“How good and pleasant it is when God’s people live together in unity!” – Psalm 133:1 (NIV)
Peace and grace be with you all in Christ Jesus.
Pentecost began two weeks ago. As Jesus said, we are God’s witnesses to the wounded world through the pouring out of the Holy Spirit upon us. I thank God so much for the opportunity my wife Esther and I were able to witness to Jesus’ mission through the mission trip to Russia. Made possible this year by the Wisconsin Annual Conference with Bishop Jung, the South West District Superintendent Scott Carlson and the South East District Superintendent Forrest Wells and pastor Sunny Kim.
During the mission trip past year, I was encouraged by Bishop Jung to build sister relationships with Pskov United Methodist Church in Pskov, Russia. I was unsure at the time that small churches like ours could have sister relationships with a church in other countries because of finances. But I realized that a sister relationship is not just for financial support, but for meaningful mutual connections which are ministry sharing, intercessory prayers for expanding God’s kingdom, supporting ministers and ministries, and so on.
Thus, I have kept the connection with pastor Vladmir Ditmar at Pskov Church, Russia since then and wanted to visit that church during this trip. It was wonderful that I visited Pskov Church from St. Petersburg along with my wife, Esther, and that I could, while there at the church, present them with some gifts (a guitar, a quilt, t-shirts, dish scrubbers) as a token of God’s love and good friendship.
Pskov Church was established about thirty years ago and is now made up of a few ethnic groups of more than fifty members, and is very active and growing, with its children’s ministry, youth ministry, and choir. It is two-story building, having many rooms for intercessory prayer, a library, a multipurpose room, and a fellowship hall. I was thankful and joyful for the welcoming hospitality of a group of people from the church, was able to see the building, and pray for them.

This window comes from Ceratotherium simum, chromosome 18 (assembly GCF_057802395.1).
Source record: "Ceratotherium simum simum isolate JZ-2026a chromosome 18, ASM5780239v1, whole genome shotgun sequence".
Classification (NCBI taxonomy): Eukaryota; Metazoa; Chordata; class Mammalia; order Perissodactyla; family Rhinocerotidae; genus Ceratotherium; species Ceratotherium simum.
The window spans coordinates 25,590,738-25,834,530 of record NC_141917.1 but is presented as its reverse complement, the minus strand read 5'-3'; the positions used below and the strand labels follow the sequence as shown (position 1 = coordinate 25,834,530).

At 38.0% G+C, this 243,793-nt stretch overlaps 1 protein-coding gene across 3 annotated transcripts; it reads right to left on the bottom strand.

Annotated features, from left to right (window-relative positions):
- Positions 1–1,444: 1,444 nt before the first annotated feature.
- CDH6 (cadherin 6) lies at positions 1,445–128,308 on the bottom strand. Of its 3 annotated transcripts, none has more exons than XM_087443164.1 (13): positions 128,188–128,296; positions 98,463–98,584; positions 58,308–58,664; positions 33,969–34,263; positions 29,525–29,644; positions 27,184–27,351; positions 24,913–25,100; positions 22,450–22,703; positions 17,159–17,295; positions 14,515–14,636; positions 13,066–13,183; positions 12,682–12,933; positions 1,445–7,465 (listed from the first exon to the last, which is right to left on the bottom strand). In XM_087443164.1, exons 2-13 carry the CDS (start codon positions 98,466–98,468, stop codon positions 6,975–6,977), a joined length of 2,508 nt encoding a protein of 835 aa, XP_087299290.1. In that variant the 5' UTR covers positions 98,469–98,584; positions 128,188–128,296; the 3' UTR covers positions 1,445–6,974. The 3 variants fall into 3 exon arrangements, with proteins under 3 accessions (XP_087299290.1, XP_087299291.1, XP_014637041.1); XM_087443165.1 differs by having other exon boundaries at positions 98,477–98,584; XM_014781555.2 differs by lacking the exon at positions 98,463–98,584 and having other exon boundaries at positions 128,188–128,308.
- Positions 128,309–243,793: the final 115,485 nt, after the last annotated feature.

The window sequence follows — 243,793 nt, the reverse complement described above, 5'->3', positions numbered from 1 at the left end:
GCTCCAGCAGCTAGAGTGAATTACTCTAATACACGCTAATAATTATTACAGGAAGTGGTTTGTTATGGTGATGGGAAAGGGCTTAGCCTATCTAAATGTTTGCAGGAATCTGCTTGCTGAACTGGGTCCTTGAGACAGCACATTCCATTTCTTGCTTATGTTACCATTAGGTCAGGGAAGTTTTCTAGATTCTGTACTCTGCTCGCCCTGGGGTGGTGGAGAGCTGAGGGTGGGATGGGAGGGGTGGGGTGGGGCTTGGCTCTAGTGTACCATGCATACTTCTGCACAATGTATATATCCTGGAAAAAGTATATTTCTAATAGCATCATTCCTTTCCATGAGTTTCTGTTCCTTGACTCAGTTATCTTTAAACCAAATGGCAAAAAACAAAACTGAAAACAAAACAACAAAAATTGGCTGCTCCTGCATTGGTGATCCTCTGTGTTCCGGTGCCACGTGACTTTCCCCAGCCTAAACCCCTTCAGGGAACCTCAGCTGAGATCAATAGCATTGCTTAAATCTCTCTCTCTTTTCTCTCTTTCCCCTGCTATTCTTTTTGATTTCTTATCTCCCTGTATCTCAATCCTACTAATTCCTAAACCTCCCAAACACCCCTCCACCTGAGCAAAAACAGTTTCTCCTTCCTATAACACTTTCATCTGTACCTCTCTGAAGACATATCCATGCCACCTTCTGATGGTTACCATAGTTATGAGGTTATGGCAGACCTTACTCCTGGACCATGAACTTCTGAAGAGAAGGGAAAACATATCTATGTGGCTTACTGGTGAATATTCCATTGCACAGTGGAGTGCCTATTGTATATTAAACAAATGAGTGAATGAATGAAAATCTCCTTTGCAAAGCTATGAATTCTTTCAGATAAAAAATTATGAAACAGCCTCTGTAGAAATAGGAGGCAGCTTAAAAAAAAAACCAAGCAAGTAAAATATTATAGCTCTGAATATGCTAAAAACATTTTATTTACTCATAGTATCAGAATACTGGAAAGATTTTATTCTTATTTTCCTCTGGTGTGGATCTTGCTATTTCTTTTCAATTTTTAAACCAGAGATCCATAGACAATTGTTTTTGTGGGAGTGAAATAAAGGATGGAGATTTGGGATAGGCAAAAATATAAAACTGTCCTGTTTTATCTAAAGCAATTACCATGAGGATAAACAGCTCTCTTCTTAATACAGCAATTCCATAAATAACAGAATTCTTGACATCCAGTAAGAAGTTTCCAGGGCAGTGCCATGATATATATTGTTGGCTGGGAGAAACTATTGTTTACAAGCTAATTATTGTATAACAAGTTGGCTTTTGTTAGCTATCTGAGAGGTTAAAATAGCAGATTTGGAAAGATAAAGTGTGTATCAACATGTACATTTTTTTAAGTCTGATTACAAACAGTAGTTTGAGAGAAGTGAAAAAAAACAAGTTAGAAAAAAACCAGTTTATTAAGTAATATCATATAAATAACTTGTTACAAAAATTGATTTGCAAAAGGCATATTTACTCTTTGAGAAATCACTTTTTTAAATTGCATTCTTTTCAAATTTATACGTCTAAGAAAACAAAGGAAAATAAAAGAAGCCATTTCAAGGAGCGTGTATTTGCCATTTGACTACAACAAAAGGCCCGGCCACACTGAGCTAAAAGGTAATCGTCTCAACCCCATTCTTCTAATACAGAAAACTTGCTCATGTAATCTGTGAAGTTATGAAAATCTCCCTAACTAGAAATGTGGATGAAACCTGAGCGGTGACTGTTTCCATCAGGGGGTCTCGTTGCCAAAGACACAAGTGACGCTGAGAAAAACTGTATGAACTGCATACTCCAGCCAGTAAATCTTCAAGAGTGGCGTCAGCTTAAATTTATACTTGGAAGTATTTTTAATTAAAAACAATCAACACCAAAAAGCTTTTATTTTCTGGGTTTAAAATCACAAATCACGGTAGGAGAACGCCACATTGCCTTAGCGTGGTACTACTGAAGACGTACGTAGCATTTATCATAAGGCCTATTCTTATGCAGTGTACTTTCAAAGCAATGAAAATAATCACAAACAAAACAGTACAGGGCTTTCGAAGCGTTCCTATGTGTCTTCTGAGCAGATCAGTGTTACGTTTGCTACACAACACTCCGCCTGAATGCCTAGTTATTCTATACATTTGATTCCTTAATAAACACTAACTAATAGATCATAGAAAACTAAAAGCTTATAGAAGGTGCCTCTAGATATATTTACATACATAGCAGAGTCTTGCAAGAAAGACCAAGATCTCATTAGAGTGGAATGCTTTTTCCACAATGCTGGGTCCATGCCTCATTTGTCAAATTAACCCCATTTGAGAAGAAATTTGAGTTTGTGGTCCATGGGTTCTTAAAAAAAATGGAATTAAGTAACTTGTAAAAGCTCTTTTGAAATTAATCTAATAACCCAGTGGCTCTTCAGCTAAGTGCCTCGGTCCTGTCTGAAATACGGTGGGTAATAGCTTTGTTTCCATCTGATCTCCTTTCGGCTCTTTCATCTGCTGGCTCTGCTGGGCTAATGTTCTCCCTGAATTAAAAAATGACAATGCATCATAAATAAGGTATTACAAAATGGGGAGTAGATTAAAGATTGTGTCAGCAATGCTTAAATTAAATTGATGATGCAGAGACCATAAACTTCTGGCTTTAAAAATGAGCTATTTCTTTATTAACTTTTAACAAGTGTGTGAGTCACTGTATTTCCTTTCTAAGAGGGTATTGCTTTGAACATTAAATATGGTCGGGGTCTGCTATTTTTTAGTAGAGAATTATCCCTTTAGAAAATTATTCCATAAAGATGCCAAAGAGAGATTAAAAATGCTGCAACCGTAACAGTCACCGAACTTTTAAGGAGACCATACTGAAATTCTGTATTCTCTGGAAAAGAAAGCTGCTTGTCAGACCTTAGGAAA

Despite many challenges, such as the difficult process of getting Visas, the aftermath of the Special General Conference, and lost baggage at the airport of St. Petersburg and lost wallet in Kaliningrad, Russia, I experienced the provision of God that God prepared for us and our churches. I was very grateful that our mission team could help and serve brothers and sisters in Russia with workshops and could find what they want and need spiritually and physically as well. I could learn from them the passion, longing, and thirst for spirituality and Jesus that they have.
I feel that I cannot help but serve them, because they are our brothers and sisters in need in Christ Jesus, regardless of their thoughts and appearances, as Jesus said, “Whoever does God’s will is my brother and sister and mother” (Mark 3:35). And I recall that prophet Jonah finally followed God’s command in spite of his prejudice.
They are in desperate need of spiritual and practical growth due to some oppression from the religious and political authorities. I personally feel strongly a fervent longing that I want to help them to walk with the Holy Spirit so that I can be a bridge of connecting the United Methodist Church in Russia and in the United States. Especially I felt a debt, especially, to some in spiritual need whose ethnicity is ????????? (Korean-Russian). To my surprise, there are so many Korean-Russian Christians in Russia, because their ancestors were forcibly moved to Central Asia in Russian territory by Stalin back in 1930s.
I saw they are thirsty for spirituality so they are willing to open Protestant churches such as our United Methodist churches, unlike the conventional Russian-Orthodox Church. There are many influential Korean-Russian pastors, even Bishop Eduard Khegay, and lay leaders who participate in Jesus’ ministries. I believe that they can be good co-workers and supporters for building relationships with each other and through the relationships we could gradually give glory to God by expanding the kingdom of God.
I never forget their joy and love when we were there with them together. My ears are still ringing with words, "see you next year."
Pastor Inwha Shon,
Clarno Zion and Staver St. Peter’s UMC, Monroe, WI.